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Malaysia – NZ industries condemn illegal logging

5 April 2005

Malaysia – NZ industries condemn illegal logging

New Zealand’s forest industry and the Malaysian Timber Council have issued a joint statement condemning illegal logging.

The statement was agreed at a meeting between industry representatives in Wellington earlier today. The Malaysian Timber Council is accompanying the Minister of Plantation Industries and Commodities who is visiting New Zealand to observe our forest industry.

Forest Industries Council Chairman Lees Seymour said sustainable forest management was an important issue for industry in both Malaysia and New Zealand. A recent American study found competition from illegally sourced logs depresses world timber prices by up to 16 percent.

“We welcome the opportunity to co-operate with the Malaysian industry in this way. The Malaysians share our concern about the environmental cost of illegal logging and the negative impact on global markets and the principled companies that operate in them,” Mr Seymour said.

“New Zealand forest products certainly compete with timber from countries where illegal logging occurs, especially in overseas markets.”

Mr Seymour said the solution to the illegal logging issue is not a return to trade barriers or protectionist economic policy.

“Tariffs actually increase the cost disparity between using legal wood supply as compared with illegally logged timber. If the costs could be reduced the incentive for illegal logging would actually reduce”.

“Trade liberalisation is actually part of the solution to this problem”.

New Zealand consumers who are concerned to help conserve at risk forests and protect biodiversity have the option of buying New Zealand produced plantation timber, or looking for certified imported product”.

Today’s meeting also welcomed the announcement of the negotiation of a free trade agreement between New Zealand and Malaysia. Other issues discussed included sustainable forest management practices, trade issues and industry co-operation.

A copy of the Malaysia/New Zealand industry statement is attached.

For further information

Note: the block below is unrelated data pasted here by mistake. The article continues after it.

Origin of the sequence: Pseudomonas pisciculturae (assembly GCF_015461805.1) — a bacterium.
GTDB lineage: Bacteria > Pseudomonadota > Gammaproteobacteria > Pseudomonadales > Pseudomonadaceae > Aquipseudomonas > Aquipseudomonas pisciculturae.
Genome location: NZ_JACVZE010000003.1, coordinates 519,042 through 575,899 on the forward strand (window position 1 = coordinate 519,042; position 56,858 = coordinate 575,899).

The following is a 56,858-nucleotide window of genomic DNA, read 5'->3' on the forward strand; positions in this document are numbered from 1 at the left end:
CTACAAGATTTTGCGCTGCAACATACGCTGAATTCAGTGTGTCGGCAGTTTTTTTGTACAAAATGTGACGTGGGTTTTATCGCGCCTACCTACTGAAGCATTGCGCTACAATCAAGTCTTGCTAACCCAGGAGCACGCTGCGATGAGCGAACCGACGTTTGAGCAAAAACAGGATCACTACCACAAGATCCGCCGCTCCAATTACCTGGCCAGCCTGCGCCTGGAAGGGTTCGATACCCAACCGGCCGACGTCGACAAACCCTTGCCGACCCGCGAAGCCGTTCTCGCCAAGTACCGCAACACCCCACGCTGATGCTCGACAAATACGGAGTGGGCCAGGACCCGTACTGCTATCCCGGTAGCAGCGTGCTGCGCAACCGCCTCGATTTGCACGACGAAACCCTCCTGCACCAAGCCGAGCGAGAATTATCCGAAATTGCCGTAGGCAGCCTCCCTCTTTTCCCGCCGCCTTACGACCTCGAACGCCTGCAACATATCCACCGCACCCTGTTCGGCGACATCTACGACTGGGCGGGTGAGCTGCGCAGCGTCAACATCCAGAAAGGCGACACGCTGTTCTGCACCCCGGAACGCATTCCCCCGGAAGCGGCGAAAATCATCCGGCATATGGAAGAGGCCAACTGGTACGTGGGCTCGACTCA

About Forestry

NZFIC represents and promotes the interests of all sectors involved in the New Zealand forest industry. Membership comprises forestry and wood processing companies and sector associations who collectively own and manage a sustainable, planted production forest resource of 1.8 million hectares.

New Zealand forestry directly employs 26,000 people, accounts for 4 percent of GDP, has annual sales of more than $5 billion and is the country’s third largest export earner at $3.5 billion annually. Through its Vision 2025, the industry aims to become New Zealand’s largest export sector, directly employ 60,000 people, contribute 14 percent of GDP and record an annual turnover of $20 billion.


The forest industries of Malaysia and New Zealand, as represented by the Malaysian Timber Council and the New Zealand Forest Industries Council and the New Zealand Forest Owners Association, (“the industries”) met in Wellington, New Zealand on 5 April 2005.

The industries are united in the belief that profitable and competitive forest sectors working in accordance with domestic legislative and regulatory frameworks contribute actively to national economic, environmental and social well-being.

This positive contribution is undermined by activities that do not conform to sustainable forest management, such as illegal logging. The industries therefore condemn such activities and commit to work to find solutions to help those countries affected to overcome the problem. Such activities not only contribute to deforestation but also threaten the viability of legally harvested and traded forest products and are a serious detriment to forest sustainability.

The environmental destruction caused by illegal logging creates negative perceptions of the forest products industry in general. Forest law enforcement is the responsibility of domestic authorities and addressing it at international level raises issues of national sovereignty and interpretation.

Recognising that solutions to illegal logging are likely to be multi-faceted and require different approaches in different countries, the industries urge their governments to co-ordinate closely their respective national policies and approaches with other likeminded countries.

Noting that open international markets contribute to the promotion of sustainable forest management, the industries recommend that governments should resist the temptation to use inappropriate trade measures to respond to the problem of illegal logging. In this regard the industries felt that all practical steps should be taken to promote sustainable forest management according to internationally agreed principles and to support the conservation of forest areas which have been designated for protection by law.

The industries also agreed to continue to support the development of voluntary and credible forest certification systems which can address the problems associated with illegal logging. The industries welcomed the announcement of the negotiation of a free trade agreement between Malaysia and New Zealand which will provide opportunities for further consultation on sustainable forest management.


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